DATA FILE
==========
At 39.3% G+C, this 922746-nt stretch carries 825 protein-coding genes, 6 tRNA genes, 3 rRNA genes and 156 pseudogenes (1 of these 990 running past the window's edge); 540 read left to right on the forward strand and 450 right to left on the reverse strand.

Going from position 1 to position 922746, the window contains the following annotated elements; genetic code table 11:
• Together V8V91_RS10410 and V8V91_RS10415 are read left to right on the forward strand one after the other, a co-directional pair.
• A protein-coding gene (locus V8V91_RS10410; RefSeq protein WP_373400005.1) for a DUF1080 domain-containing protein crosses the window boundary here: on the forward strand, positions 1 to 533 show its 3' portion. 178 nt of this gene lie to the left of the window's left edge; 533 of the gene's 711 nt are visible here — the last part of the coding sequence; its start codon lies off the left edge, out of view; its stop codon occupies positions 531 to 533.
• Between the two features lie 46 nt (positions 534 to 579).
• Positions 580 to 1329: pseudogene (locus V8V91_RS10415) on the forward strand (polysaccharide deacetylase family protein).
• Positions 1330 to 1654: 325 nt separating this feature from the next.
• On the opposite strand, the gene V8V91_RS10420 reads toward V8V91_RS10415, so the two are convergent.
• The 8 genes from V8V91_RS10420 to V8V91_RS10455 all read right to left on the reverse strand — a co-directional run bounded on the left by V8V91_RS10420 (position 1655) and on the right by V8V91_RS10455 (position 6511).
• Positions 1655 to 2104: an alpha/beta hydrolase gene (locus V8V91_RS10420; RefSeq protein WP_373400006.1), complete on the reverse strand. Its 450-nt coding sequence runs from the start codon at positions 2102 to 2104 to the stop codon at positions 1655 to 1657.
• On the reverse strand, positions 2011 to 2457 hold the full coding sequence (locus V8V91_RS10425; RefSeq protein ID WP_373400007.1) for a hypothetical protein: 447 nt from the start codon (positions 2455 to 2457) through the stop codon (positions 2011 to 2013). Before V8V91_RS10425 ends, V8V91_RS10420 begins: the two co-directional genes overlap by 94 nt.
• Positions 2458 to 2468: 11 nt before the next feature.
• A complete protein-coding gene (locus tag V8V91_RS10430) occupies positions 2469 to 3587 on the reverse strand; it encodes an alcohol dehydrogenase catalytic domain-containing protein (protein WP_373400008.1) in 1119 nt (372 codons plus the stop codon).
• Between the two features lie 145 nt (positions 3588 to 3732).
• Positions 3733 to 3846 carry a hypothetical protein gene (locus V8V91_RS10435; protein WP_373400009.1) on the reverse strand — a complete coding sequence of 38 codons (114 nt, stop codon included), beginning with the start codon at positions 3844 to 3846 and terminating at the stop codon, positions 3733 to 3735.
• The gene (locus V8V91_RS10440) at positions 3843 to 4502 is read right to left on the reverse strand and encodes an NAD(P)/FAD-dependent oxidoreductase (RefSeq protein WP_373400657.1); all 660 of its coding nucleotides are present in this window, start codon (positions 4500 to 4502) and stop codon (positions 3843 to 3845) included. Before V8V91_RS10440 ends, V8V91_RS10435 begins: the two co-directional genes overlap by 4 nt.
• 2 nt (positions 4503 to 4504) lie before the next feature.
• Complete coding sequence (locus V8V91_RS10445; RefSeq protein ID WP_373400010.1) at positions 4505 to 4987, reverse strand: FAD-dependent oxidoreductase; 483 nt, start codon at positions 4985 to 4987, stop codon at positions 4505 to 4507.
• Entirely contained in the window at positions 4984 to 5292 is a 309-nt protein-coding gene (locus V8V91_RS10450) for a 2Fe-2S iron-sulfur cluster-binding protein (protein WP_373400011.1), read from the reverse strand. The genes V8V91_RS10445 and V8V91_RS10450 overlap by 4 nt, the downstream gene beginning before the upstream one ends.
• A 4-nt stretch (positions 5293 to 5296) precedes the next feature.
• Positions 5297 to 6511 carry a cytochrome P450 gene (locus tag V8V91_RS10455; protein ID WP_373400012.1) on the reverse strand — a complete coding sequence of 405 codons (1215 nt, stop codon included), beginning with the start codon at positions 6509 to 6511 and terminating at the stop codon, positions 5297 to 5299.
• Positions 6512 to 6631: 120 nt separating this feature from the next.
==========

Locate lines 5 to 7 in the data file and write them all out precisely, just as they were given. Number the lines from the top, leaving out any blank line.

• Between the two features lie 46 nt (positions 534 to 579).
• Positions 580 to 1329: pseudogene (locus V8V91_RS10415) on the forward strand (polysaccharide deacetylase family protein).
• Positions 1330 to 1654: 325 nt separating this feature from the next.